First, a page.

The US Fed kept rates at 5.25%-5.50% for third straight meeting last month, hinted that the terminal level may have been reached and the updated projections imply at three cuts this year. However, inflation is still far from target and has shown persistence recently, with headline CPI accelerating by 3.4% y/y in December. Furthermore, the economy is outperforming and the labor market remains strong. More than 200,000 jobs were added that month in the best print since September and jobless claims dropped substantially according to yesterday's data.
As a result, we have seen a series of Fed voters adopting a more reserved approach this week, despite calling for lower rates. Governor Waller sees "no reason to move as quickly or cut as rapidly as in the past" , while Mr Bostic places the start of this process in the third quarter . The latest data and Fed speak has tempered the aggressive market pricing around the Fed's policy path. CME's FedWatch Tools still points to 150 basis points of cuts, with the first to take place in March, but now assigns just 53.8% probability to the latter. 
At the same time, hopes that the Bank of Japan will normalize its ultra-loose policy setting have diminished. Policymakers have already taken steps to that direction and have hinted toward an eventual exit form negative rates, but don't appear ready yet to change tack. They stood pat last month and don't seem yet confident that the 2% inflation goal has been achieved in a "sustainable and stable manner". Today's CPI release likely doesn't help towards policy normalization since although inflation (ex fresh food) stayed below target for twenty one straight months, it decelerated further to 2.3% y/y.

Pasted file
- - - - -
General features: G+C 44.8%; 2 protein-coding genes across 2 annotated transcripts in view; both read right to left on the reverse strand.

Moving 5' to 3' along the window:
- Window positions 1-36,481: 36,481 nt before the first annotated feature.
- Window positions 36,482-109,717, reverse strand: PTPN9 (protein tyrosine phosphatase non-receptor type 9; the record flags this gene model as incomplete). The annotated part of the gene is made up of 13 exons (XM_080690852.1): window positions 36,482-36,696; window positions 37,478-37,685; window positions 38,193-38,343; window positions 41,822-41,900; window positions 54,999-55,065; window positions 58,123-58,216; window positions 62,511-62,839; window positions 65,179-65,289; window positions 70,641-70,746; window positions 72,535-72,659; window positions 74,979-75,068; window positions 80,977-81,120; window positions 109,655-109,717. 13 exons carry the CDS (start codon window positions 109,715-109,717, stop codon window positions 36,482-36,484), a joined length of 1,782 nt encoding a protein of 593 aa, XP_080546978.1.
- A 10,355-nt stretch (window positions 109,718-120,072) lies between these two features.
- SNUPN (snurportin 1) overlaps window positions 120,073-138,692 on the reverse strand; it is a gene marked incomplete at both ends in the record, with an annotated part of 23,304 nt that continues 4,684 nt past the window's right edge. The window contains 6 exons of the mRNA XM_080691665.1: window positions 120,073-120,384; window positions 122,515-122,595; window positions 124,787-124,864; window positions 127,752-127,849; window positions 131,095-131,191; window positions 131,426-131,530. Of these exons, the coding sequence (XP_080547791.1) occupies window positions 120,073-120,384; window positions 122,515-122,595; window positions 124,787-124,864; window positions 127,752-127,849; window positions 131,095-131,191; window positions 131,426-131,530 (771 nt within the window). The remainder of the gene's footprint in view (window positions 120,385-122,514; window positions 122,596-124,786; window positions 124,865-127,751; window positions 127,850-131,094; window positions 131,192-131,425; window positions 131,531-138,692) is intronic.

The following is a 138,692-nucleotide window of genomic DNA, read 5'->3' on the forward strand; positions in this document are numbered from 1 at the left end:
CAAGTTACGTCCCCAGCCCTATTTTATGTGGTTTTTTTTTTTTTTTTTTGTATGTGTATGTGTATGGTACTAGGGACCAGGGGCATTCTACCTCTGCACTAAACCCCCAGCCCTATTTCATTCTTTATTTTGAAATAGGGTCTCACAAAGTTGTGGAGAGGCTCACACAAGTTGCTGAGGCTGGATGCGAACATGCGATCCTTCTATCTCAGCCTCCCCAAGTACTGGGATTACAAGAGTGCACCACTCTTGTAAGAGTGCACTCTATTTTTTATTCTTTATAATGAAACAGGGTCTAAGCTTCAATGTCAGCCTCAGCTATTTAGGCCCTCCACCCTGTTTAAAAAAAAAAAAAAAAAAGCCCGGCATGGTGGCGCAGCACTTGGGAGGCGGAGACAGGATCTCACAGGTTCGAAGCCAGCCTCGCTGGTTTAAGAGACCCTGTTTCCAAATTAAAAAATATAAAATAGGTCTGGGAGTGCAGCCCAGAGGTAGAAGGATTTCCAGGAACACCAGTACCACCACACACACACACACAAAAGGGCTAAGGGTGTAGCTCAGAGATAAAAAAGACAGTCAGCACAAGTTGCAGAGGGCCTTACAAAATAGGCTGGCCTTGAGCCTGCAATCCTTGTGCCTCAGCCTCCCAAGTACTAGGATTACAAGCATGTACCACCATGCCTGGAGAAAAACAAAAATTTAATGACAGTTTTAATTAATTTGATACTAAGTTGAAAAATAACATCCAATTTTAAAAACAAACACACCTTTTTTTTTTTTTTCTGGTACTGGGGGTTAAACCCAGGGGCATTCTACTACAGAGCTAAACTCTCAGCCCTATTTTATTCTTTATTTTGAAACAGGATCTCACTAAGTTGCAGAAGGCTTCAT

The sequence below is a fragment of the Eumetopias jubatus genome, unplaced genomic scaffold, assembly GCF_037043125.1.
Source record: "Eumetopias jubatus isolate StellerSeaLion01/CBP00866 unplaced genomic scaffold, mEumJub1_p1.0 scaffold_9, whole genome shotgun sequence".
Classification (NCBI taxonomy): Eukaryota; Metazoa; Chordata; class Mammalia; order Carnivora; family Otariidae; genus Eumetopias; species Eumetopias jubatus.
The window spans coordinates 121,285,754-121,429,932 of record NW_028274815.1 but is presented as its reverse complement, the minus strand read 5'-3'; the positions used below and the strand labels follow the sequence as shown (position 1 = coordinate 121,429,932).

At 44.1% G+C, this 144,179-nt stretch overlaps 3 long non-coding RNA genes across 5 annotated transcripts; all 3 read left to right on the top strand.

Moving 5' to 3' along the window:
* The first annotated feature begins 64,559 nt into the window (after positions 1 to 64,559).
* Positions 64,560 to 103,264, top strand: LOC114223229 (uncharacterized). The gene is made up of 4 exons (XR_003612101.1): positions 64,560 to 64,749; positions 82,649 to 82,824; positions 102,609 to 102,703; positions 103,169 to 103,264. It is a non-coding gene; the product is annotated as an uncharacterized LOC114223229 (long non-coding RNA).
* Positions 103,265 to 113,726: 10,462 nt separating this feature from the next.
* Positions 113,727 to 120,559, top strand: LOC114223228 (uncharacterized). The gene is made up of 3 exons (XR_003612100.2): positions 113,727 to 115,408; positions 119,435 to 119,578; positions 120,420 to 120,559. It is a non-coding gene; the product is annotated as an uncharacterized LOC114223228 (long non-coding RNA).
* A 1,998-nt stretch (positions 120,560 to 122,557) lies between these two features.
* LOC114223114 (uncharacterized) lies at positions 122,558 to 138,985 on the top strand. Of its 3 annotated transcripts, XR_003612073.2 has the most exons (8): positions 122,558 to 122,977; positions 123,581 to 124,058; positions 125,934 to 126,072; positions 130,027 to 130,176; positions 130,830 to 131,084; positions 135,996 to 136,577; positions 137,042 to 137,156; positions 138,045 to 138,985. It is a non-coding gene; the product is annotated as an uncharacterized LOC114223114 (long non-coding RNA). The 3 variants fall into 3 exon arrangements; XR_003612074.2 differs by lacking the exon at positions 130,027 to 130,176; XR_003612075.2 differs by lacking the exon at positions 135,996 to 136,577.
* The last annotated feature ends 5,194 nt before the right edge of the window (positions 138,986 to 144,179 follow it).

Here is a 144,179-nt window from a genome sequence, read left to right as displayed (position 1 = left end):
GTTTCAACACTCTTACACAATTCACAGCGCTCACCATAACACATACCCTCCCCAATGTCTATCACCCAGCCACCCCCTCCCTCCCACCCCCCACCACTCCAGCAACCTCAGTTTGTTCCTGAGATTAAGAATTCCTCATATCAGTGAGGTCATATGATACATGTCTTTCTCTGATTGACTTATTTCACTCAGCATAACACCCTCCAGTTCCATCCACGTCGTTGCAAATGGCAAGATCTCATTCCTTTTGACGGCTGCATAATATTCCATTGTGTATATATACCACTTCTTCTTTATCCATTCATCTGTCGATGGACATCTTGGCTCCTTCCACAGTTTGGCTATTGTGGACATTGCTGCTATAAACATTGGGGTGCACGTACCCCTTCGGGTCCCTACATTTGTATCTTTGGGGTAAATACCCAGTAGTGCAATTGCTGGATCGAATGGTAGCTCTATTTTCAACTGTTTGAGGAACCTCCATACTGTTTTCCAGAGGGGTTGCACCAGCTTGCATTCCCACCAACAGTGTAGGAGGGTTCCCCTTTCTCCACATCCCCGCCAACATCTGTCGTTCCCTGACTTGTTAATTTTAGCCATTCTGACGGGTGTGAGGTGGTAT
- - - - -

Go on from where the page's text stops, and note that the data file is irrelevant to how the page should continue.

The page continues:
The Bank of Japan announces its next policy decision on Tuesday along with updated projections and the outcome will determine the trajectory of USD/JPY. The CPI report raises the bar for action and officials may want to wait for the spring wage negotiations, although they have surprised before.
USD/JPY slumped during the past two months on prospects for a pivot by both central banks, but rallies at the start of the new year and extends its gains this week due to the a tempering in expectations. This brings back in the spotlight the 152.20 handle, which is the highest level since 1990, but fresh impetus will be required. On the other hand, the advance looks stretched and markets still see multiple rate cuts by the Fed and a shift from the Bank of Japan. As such, there is risk for renewed pressure and a breach of the EMA200 (145.40), but 140.26 is distant.
Senior Financial Editorial Writer
Nikos Tzabouras is a graduate of the Department of International & European Economic Studies at the Athens University of Economics and Business. He has a long time presence at FXCM, as he joined the company in 2011. He has served from multiple positions, but specializes in financial market analysis and commentary.
With his educational background in international relations, he emphasizes not only on Technical Analysis but also in Fundamental Analysis and Geopolitics – which have been having increasing impact on financial markets. He has longtime experience in market analysis and as a host of educational trading courses via online and in-person sessions and conferences.
Retrieved 19 Jan 2024 https://www.federalreserve.gov/newsevents/speech/waller20240116a.htm
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